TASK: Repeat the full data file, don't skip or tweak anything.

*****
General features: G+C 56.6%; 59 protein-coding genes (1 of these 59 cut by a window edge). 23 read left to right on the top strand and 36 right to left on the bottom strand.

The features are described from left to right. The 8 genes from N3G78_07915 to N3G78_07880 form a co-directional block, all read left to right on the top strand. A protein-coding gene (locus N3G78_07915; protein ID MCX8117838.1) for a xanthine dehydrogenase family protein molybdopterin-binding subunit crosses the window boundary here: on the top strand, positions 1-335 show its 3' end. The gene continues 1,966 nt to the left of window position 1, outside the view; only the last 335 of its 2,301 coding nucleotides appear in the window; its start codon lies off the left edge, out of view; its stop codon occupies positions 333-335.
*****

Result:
General features: G+C 56.6%; 59 protein-coding genes (1 of these 59 cut by a window edge). 23 read left to right on the top strand and 36 right to left on the bottom strand.

The features are described from left to right. The 8 genes from N3G78_07915 to N3G78_07880 form a co-directional block, all read left to right on the top strand. A protein-coding gene (locus N3G78_07915; protein ID MCX8117838.1) for a xanthine dehydrogenase family protein molybdopterin-binding subunit crosses the window boundary here: on the top strand, positions 1-335 show its 3' end. The gene continues 1,966 nt to the left of window position 1, outside the view; only the last 335 of its 2,301 coding nucleotides appear in the window; its start codon lies off the left edge, out of view; its stop codon occupies positions 333-335.